This reaction is pretty normal for a young child who has had to “suck it up” and stay with a sitter overnight for the first time. She felt left out then, now it’s your turn.

All of the careful planning and good preparation in the world can’t make up for the fact that you left her behind and had fun without her.

Image courtesy of Rawitch/ 

100 great books to read with your kids

The selection of books is as important as the selection of toys. Most children will sit and enjoy when we read to then, so this is our chance to pass on the love of literature and of reading, to teach facts, values and the pronunciation of words.

As you look at pictures in books and identify the objects, the child learns that abstract picture symbols represent real things. Soon the transition will be made to understanding abstract letter symbols. It is better to have only a few good books then to have many which are unworthy of a young child’s developing mind.

As you make careful selections of books, provide a book shelf or some other easily accessible place to keep them, so that the child can easily find the one she wants, can care for them and easily put them away.

Books for young children should be uncluttered and simple with a clear presentation of the important concepts. The first words that children learn are nouns – the objects of everyday life.

The pleasure in reading is in the meaningful relationship the infant or young child has with the primary care giver. Books become meaningful when they are part of a one-on-one relationship with the mother or mothering person; they are a sweet addition to the loving relationship that exists between the child and care giver.

The first thing I look for in a book is whether there any scary pictures. Is there a fire? Do the animals have long sharp teeth? Look at the text of each book and decide if the vocabulary is appropriate. Are the words scary  – i.e. yelping, snarling and hissing sounds. Are there references to violence or antisocial behavior – fighting or throwing things?

I think about what questions or worries the child – your child – may have about a picture or phrase that is used in the book. Children will have their own thoughts, ideas and fantasies about the story that is being read. A child may have had frightening experiences with a dog or horse and you wouldn’t choose a book about these animals.

When a child’s feelings or worries are big they get in the way of what you are trying to teach. So a story with scary pictures or words may get in the way of a child learning a new concept.

As we read, we help our children move along the continuum from learning to read books toward reading to learn from books.

You will need to read books over and over because children learn from repetition. However in some cases, the wish to have something repeated does not always stem from liking it. If a child finds a book to be scary, the desire to have it repeated can be motivated by a need to play an active role in controlling when he or she has that scared feeling.

They ask for the scary book to be the boss of when they feel scared. They want things repeated to learn how to manage worried feelings. In fact, rather than practicing being scared, children may benefit more by talking about what gives them scared feelings. Let them know you have the same feelings.

With that introduction here are 100 great books for reading with your kids:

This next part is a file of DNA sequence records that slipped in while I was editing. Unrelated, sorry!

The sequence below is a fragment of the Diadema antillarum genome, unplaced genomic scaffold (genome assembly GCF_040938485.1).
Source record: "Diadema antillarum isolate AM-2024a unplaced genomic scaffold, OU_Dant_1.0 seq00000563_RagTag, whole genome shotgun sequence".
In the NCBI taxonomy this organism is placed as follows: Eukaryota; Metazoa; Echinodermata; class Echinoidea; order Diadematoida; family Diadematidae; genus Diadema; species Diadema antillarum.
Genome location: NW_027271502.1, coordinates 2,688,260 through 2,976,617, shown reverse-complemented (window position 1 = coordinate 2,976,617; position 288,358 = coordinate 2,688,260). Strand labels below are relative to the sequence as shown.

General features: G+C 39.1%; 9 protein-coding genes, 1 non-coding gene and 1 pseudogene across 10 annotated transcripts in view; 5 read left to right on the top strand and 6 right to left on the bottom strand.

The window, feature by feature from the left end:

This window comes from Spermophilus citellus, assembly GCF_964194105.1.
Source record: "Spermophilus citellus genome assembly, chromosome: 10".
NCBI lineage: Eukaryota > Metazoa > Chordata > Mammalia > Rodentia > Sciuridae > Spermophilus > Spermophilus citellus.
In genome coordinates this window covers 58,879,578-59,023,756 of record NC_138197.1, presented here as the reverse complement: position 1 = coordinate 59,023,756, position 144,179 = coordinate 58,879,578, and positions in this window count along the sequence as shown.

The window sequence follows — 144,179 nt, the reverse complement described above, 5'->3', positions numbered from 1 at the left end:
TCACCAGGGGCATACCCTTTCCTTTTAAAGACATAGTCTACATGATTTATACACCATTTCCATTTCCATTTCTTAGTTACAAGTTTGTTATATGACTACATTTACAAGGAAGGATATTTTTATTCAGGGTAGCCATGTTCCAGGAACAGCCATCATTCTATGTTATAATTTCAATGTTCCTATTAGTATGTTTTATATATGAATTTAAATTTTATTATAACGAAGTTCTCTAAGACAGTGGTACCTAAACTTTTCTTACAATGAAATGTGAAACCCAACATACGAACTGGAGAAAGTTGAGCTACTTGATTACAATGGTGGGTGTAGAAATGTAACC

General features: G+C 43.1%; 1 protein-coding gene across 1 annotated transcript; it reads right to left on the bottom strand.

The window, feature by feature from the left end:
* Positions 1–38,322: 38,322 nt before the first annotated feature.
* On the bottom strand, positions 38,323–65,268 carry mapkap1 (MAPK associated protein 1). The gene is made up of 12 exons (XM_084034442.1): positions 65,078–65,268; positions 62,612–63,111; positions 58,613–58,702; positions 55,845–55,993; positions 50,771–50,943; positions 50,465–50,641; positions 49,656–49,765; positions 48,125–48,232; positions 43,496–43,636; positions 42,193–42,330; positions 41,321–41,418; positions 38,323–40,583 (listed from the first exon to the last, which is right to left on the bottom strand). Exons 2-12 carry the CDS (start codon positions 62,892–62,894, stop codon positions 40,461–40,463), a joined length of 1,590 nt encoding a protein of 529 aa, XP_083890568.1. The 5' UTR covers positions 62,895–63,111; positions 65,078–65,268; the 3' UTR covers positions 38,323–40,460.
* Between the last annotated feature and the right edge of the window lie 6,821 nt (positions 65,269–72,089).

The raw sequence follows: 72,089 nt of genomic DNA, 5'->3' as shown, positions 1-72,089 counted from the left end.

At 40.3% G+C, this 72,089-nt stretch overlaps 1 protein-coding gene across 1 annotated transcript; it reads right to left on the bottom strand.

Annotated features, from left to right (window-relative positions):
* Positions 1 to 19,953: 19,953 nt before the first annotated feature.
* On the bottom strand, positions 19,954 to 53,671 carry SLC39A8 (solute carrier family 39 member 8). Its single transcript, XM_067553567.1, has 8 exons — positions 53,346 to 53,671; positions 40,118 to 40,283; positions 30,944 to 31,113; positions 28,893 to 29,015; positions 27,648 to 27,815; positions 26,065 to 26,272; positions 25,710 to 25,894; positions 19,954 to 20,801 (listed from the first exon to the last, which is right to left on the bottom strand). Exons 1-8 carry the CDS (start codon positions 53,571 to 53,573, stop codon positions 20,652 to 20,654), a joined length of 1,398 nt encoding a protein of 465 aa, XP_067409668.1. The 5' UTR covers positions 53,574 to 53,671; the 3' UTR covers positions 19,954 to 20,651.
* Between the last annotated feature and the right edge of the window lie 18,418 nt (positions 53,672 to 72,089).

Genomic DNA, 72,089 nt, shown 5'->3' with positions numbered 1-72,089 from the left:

1. Goodnight Moon, Margaret Wise Brown
  2. Little Turtle’s Big Adventure, David Harrison
  3. Do Like Kyla, Angela Johnson
  4. Why Do You Cry?, Kate Klise
  5. Boots, Anne Schreiber
  6. Shawn Goes to School, Petronella Breinberg
  7. New Shoes for Silvia, Johanna Hurwitz
  8. Shades of Black, Sandra Pinkney
  9. Kevin and His Dad, Irene Small
  10. Something is Going to Happen, Charlotte Zolotow
  11. The Little Red Hen, Byron Barton
  12. The Jacket I Wear in the Snow, Shirley Neitzel
  13. The Kissing Hand, Audrey Penn
  14. If You Give a Mouse a Cookie, Laura Joffe Numeroff
  15. Freight Train, Donald Crews
  16. A Snowy Day, Ezra Jack Keats
  17. Green Eyes, A. Birnbaum
  18. Jonathan and His Mommy, Irene Smalls
  19. Kitten for a Day, Ezra Jack Keats
  20. Alphabet Under Construction, Denise Fleming
  21. Snowmen at Night, Caralyn Buehner
  22. From My Window, Olive Wong
  23. Mama, If you Had a Wish, Jeanne Modesitt
  24. Big Wheels, Anne Rockwell
  25. Feelings, Susan Canezans
  26. The First Snowfall, Anne and Harlow Rockwell
  27. Little Quack’s Hide and Seek, Lauren Thompson
  28. Too Big, Too Small, Just Right, Frances Minters
  29. A Winter Day, Douglas Florian
  30. Don’t You Feel Well, Sam, Amy Hest
  31. My World, Margaret Wise Brown
  32. The Important Book, Margaret Wise Brown
  33. When This Box is Full, Patricia Lillie
  34. Snow on Snow on Snow, Cheryl Chapman
  35. Michael and the Cats, Barbara Abercrombie
  36. Ten, Nine, Eight , Molly Bang
  37. The Way Mother’s Are, Meriam Schlein
  38. My Spring Robin, Anne Rockwell
  39. Don’t Let the Pigeon Drive the Bus, Mo Willems
  40. Big Fat Hen, Keith Baker
  41. Anno’s Counting Book, Mitsumasa Anno
  42. The Line-Up Book, Marisa Bena Russo
  43. Rain Drop Plop, Wendy Cheyetle
  44. Feast for Ten, Cathryn Falwell
  45. Caps for Sale, Esphyr Slobodkina
  46. On Mother’s Lap, Ann Herbert Scott
  47. What a Wonderful World, George David Weiss and Bob Thiele
  48. Duck on a Bike, David Shannon
  49. Chicka Chicka Boom Boom, Bill Martin Jr.
  50. Mama Always Comes Home, Karma Wilson
  51. Mommy Always Comes Back, Constances Miller
  52. Frog and Toad are Friends, Arnold Lobel
  53. The Gigantic Turnip, Alekei Tolstoy
  54. School, Emily Arnold McCully
  55. One Happy Classroom, Charnan Simon